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Matcha Tea Cake

In Cakes & Cupcakes On June 8, 2018 0 Comments

Prep time: 8 to 10 minutes         Bake time: 35 to 45 minutes

Lookin’ for a 10-minute, made-from-scratch cake on Dad’s Day? Look no more – it’s here. Add the great gift of Kickback Cold Brew Matchacha Tea to go along with the cake. He’ll “kickback” for sure – just read the label and you’ll know why.

Go to Kickback Cold Brew website below and place orders now – Matchacha sells out quickly!


1-1/4 cups all-purpose, unbleached flour

1-1/2 teaspoons baking powder

1/2 teaspoon salt

2 tablespoons Matcha tea powder

1/3 cup vegetable oil (safflower or sunflower, preferred)

1 large egg

3/4 cup granulated, unbleached sugar

3/4 cup milk (low fat or whole) – this can be substituted with almond or soy milk


1. Preheat oven to 350°F. Using oil or butter, grease and flour a 9X9X4 loaf pan; set aside.

2. Measure all dry ingredients into a 2-cup bowl; set aside.

3. In a 4-cup mixing bowl, beat together the oil, egg, sugar and milk.

4. Stir the dry ingredients into the oil-egg-sugar-milk mixture; beat until smooth.

5. Pour cake batter into prepared loaf pan; set on a rack positioned in center of oven.

6. Bake Matcha Tea Cake for 35 minutes. After 35 minutes, insert a sharp, pointed knife in center. If knife comes out clean, cake is done. If there’s batter around knife, bake cake 5 more minutes.

7. After 5 more minutes of baking, test cake again. If needed, bake 5 more minutes.

8. When cake is done, set it on a counter to cool for 10 minutes. After 10 minutes, loosen sides of cake from pan and invert cake onto a platter.

9. Serve cake warm or cold, garnished with raspberries and mint leaf sprigs. If desired, serve with 5-Minute Sweetened Whipped Cream, also on this website here

10. Enjoy Matcha Tea Cake with KickBack Matchacha Coldbrew Tea. Go here to purchase:

Text & Photograph ©2018 Nancy DeLucia Real

Avocado Toasts

In Appetizers / Starters, Fun Foods On May 2, 2018 0 Comments

Make these Avocado Toasts  anytime you feel like something fun. You can also surprise a Mom on Mother’s Day and include these in a delicious brunch!

Prep time: 5 minutes
Serves: 4 to 6

1 French baguette, cut into 1/2-inch thick slices & toasted
1 large, ripe avocado
4 to 5 tablespoons grated Pecorino Romano cheese
1/2 of a Jalapeño pepper, minced
salt, to taste
6 cherry tomatoes, cut in half, flesh discarded & skins cut into slivers

1. Lay out the bread slices on a serving platter; set aside.

2. Cut avocados in half, discard pits & remove flesh from skins. Discard skins.

3. Place avocado in a medium bowl.

4. Using a potato masher, mash avocado until it is coarsely-mashed.

5. Stir in the grated cheese, minced Jalapeño and salt, to taste.

6. Using a spoon, gently add some avocado mixture to each toast on platter.

7. Garnish toasts with extra grated cheese and tomato slivers. Serve immediately.
Text & Photograph ©2018 Nancy DeLucia Real

Springtime Sweets – Tut

In Cookies, Candies & Sweets On March 29, 2018 0 Comments

Persians (modern-day Iranians) celebrated New Year on March 20 – it’s called Nowruz. Like people of the Persian culture, many of us observe Springtime celebrations that have come to us from the ancient past.

For my celebration of Springtime and Easter, I’m making Persian sweets called Tut. Although I’ve posted a similar marzipan recipe in the past, this one is different. Tut are easy to make and kids will love shaping these delicious sweets. Happy Belated Nowruz, Happy Passover, Happy Easter and Happy Springtime!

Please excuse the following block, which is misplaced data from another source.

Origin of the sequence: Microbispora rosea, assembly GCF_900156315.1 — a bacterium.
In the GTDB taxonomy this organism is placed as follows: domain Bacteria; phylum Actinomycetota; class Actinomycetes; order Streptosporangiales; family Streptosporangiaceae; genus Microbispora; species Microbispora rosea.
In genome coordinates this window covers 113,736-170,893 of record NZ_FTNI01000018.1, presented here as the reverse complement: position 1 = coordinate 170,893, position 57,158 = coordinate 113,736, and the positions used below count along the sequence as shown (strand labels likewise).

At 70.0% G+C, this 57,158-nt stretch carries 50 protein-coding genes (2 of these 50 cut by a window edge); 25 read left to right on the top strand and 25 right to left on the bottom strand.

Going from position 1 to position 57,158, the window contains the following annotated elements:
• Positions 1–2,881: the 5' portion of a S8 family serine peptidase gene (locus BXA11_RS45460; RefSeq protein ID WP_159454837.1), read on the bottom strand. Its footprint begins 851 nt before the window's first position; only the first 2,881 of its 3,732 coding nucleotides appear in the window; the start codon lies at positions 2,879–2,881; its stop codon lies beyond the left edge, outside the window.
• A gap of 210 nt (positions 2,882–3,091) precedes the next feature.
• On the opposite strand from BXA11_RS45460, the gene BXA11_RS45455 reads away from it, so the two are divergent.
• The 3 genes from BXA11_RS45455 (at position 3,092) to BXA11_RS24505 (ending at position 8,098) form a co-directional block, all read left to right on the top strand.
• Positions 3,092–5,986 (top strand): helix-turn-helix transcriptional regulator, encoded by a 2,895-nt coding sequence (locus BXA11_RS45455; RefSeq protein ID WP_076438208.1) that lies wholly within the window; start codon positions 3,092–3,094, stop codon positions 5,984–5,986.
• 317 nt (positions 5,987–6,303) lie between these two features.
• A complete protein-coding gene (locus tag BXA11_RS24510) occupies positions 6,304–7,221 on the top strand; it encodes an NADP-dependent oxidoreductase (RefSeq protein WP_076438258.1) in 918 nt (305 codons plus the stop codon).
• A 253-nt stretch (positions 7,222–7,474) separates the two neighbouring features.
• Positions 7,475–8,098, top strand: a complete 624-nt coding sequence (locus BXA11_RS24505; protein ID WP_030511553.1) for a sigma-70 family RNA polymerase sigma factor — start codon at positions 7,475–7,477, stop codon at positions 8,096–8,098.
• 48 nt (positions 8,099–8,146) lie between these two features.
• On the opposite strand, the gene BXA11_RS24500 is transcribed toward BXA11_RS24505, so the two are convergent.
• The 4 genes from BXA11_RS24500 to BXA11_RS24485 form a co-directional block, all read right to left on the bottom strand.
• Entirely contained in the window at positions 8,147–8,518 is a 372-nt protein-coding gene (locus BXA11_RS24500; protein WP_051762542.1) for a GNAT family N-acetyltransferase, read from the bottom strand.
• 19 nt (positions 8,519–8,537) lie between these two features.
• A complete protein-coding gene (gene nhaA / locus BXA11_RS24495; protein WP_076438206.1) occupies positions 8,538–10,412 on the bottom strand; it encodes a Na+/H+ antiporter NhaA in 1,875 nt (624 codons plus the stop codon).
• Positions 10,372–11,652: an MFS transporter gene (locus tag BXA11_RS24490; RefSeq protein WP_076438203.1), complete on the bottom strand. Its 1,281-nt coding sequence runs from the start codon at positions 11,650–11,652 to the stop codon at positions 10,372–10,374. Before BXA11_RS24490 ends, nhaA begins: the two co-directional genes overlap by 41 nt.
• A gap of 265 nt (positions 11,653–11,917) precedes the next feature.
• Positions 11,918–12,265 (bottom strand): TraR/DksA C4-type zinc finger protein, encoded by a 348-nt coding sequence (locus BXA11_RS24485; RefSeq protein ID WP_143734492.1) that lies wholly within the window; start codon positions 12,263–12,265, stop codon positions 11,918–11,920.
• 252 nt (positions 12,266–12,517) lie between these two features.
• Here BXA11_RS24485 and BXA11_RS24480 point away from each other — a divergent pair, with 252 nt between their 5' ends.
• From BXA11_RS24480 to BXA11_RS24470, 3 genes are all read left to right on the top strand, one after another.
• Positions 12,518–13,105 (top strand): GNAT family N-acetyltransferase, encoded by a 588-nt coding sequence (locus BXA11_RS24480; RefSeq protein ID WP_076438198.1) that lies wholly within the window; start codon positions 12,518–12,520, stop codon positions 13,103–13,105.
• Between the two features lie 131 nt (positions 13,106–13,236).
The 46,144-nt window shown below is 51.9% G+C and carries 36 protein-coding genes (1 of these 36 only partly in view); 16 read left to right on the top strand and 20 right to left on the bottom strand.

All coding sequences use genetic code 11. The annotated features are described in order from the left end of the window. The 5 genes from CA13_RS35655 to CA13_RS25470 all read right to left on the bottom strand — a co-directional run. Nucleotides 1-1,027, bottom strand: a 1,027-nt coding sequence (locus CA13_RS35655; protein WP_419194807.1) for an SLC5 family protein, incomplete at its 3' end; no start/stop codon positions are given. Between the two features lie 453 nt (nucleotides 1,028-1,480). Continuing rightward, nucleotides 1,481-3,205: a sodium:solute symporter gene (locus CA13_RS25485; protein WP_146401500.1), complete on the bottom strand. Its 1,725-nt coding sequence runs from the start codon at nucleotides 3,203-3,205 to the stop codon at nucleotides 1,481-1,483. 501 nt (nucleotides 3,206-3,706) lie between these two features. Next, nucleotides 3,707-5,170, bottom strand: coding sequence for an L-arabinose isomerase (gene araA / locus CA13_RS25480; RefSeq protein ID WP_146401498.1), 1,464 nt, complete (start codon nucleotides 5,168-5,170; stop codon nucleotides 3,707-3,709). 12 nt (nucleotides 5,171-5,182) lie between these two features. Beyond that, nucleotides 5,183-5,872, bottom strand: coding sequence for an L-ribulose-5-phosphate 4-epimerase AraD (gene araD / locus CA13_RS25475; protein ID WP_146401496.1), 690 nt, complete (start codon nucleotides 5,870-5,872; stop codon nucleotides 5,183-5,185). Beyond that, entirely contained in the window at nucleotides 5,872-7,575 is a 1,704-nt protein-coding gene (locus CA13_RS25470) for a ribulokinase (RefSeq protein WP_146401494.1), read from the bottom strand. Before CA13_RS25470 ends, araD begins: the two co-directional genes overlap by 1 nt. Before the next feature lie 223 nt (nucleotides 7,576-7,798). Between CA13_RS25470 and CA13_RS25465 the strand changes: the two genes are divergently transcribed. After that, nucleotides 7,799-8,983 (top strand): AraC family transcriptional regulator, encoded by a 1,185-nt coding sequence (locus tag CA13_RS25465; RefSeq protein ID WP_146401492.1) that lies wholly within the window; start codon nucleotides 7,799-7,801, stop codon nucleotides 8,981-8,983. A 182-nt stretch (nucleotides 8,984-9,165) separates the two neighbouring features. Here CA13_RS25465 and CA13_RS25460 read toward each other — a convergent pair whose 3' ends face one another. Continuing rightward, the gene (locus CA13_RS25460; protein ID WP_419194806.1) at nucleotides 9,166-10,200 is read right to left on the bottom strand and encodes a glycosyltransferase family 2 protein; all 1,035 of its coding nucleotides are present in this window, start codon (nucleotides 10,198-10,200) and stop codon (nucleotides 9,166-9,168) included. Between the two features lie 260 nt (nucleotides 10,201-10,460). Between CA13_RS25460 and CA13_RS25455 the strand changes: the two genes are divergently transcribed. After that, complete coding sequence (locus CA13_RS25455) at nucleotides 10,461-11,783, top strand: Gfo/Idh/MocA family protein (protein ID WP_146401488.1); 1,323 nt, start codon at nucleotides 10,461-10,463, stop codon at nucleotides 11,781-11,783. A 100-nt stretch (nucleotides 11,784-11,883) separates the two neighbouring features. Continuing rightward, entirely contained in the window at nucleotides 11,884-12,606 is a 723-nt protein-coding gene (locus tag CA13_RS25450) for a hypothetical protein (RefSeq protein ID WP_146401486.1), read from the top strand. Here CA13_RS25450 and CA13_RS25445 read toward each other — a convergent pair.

Prep time: 50 to 60 minutes
Makes: 40 to 50 sweets

1/4 to 1/3 cup granulated sugar
1-3/4 cups raw, ground almonds (skinless)
3/4 cups confectioners’ sugar (powdered sugar)
1/4 teaspoon cardamom
2 to 3 teaspoons rosewater (you can add more, if you like a stronger flavor)
3 tablespoons slivered unsalted pistachios
3 tablespoons slivered almonds
food coloring for red and green (follow instructions on food coloring package for making green)

1. Place the granulated sugar in an 10-inch shallow, wide bowl; set aside.

2. In a 1 to 2-quart bowl, combine the almonds, concessioners’ sugar (not the granulated sugar) and cardamom.

3. Using a fork, stir the ingredients until well-blended.

4. Gradually (a little at a time), add the rosewater and stir with a fork.

5. With your hands, knead the mixture until it amalgamates well. If it is dry and crumbly, add a little more rosewater or drinking water.

6. Divide the almond-sugar mixture into three parts – place each part in a separate bowl.

7. Add 1 drop of red food coloring to one dough section in bowl. If it is too light, add 1 more drop; mix well. Set aside.

8. Following food coloring package instructions, add the required yellow & blue food coloring to the second dough section to create green tut or sweets. Mix well & set aside.

Shaping the Sweets:

1. Working with the white tut, take a 1/2-inch piece of dough, roll it and shape it into a slight oval.

2. Roll the oval tut or sweet in the granulated sugar, shaking off excess.

3. At top of tut or sweet, insert a slivered pistachio or almond. Set aside on a serving plate.

4. Continue shaping remaining mixture and then the red and oval mixtures into ovals, rolling in sugar and alternately inserting a pistachio or almond sliver.

5. Cover with plastic wrap and refrigerate until serving time.

6. Springtime Sweets can be made a day or two ahead of time, covered and refrigerated.
Text & Photograph ©2018 Nancy DeLucia Real

Green Linguine with Asparagus & Tomatoes

In Pastas, Rice & Legumes (Beans & Grains) On March 13, 2018 0 Comments

On St. Patrick’s Day, all sorts of recipes turn up for green cookies, green muffins, green candy, green everything except pasta. So how about making a nice dish of green linguine for St. Pat’s Day?

Here’s the recipe:

Prep time: 15 minutes
Serves: 4 to 6